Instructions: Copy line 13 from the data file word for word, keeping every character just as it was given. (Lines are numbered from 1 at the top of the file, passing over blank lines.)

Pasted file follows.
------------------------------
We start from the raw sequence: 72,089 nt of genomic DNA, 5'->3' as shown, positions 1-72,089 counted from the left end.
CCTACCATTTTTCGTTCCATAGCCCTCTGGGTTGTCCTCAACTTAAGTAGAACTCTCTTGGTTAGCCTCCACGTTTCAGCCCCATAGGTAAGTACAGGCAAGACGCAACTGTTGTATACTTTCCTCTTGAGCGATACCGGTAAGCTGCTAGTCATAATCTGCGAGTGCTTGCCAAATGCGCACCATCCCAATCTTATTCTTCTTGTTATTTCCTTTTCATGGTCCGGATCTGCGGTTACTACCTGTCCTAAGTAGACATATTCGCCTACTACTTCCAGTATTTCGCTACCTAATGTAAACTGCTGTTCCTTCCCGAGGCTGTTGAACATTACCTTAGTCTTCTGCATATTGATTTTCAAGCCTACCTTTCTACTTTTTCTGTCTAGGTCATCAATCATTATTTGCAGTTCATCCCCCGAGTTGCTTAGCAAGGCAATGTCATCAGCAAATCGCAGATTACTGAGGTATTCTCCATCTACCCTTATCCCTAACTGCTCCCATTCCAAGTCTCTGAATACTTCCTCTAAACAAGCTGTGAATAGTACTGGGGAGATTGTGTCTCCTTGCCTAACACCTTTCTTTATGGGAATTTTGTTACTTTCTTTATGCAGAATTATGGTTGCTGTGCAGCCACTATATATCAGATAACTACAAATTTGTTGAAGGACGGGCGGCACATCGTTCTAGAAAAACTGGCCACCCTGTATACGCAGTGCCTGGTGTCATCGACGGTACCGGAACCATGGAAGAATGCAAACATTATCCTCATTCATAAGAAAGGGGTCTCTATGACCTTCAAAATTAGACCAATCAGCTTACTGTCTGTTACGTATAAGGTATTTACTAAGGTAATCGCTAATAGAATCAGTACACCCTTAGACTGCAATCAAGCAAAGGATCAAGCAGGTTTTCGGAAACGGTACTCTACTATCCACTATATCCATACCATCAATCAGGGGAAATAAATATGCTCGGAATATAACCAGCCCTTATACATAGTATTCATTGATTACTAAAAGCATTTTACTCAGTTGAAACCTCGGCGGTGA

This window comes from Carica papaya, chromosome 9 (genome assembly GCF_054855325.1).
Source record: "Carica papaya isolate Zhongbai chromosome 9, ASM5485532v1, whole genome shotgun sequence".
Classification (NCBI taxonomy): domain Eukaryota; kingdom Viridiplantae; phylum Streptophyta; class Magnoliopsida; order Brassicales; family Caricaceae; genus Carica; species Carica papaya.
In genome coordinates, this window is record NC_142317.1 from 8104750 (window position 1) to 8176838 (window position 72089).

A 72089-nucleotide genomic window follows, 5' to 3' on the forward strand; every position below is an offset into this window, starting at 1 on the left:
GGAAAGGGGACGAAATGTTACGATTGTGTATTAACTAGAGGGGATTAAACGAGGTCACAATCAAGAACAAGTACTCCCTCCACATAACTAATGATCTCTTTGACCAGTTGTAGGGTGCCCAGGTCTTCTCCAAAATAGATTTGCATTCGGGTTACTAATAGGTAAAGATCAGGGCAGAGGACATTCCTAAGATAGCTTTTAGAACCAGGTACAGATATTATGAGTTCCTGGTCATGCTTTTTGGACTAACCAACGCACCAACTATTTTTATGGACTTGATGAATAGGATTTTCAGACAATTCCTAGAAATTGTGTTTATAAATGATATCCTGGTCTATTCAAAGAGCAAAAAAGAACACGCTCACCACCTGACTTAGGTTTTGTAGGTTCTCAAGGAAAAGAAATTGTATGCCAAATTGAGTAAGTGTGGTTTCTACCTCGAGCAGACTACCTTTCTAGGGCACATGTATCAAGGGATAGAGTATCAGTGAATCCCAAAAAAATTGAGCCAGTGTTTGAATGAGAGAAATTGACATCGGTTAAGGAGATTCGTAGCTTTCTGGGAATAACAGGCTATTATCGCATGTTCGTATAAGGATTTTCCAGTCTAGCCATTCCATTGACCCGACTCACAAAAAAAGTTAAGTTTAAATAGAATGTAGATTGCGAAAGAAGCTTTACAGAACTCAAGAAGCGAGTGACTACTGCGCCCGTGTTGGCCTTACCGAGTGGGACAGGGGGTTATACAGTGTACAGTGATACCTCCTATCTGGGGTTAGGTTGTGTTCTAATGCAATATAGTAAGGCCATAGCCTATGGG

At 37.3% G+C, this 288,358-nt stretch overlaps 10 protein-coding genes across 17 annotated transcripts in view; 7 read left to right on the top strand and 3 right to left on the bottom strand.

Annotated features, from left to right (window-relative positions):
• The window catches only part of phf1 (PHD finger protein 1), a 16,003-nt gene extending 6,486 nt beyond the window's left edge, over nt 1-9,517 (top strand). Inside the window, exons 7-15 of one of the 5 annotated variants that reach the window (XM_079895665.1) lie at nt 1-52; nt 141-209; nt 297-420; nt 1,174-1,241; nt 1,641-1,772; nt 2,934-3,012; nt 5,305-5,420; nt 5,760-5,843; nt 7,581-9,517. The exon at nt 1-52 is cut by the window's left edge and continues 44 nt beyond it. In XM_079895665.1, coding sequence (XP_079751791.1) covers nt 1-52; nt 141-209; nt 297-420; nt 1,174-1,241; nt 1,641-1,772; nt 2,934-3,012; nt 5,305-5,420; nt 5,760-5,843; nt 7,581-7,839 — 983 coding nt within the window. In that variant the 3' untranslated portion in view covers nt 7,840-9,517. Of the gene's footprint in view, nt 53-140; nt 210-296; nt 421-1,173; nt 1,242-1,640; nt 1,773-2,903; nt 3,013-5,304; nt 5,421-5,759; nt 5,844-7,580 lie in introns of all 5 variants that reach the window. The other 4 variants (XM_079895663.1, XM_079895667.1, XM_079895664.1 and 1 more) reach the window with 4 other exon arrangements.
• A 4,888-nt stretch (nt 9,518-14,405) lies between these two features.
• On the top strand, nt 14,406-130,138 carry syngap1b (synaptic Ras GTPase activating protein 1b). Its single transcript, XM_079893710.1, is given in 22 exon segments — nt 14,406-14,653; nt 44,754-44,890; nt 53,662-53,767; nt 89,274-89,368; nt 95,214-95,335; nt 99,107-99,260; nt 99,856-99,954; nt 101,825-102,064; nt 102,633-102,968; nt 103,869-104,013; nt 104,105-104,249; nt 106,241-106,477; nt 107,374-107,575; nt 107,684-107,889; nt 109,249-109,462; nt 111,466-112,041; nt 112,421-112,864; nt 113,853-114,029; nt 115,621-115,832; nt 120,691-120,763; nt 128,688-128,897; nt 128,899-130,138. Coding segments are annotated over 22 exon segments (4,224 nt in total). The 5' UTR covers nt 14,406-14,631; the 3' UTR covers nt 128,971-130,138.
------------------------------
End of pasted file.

• On the top strand, nt 14,406-130,138 carry syngap1b (synaptic Ras GTPase activating protein 1b). Its single transcript, XM_079893710.1, is given in 22 exon segments — nt 14,406-14,653; nt 44,754-44,890; nt 53,662-53,767; nt 89,274-89,368; nt 95,214-95,335; nt 99,107-99,260; nt 99,856-99,954; nt 101,825-102,064; nt 102,633-102,968; nt 103,869-104,013; nt 104,105-104,249; nt 106,241-106,477; nt 107,374-107,575; nt 107,684-107,889; nt 109,249-109,462; nt 111,466-112,041; nt 112,421-112,864; nt 113,853-114,029; nt 115,621-115,832; nt 120,691-120,763; nt 128,688-128,897; nt 128,899-130,138. Coding segments are annotated over 22 exon segments (4,224 nt in total). The 5' UTR covers nt 14,406-14,631; the 3' UTR covers nt 128,971-130,138.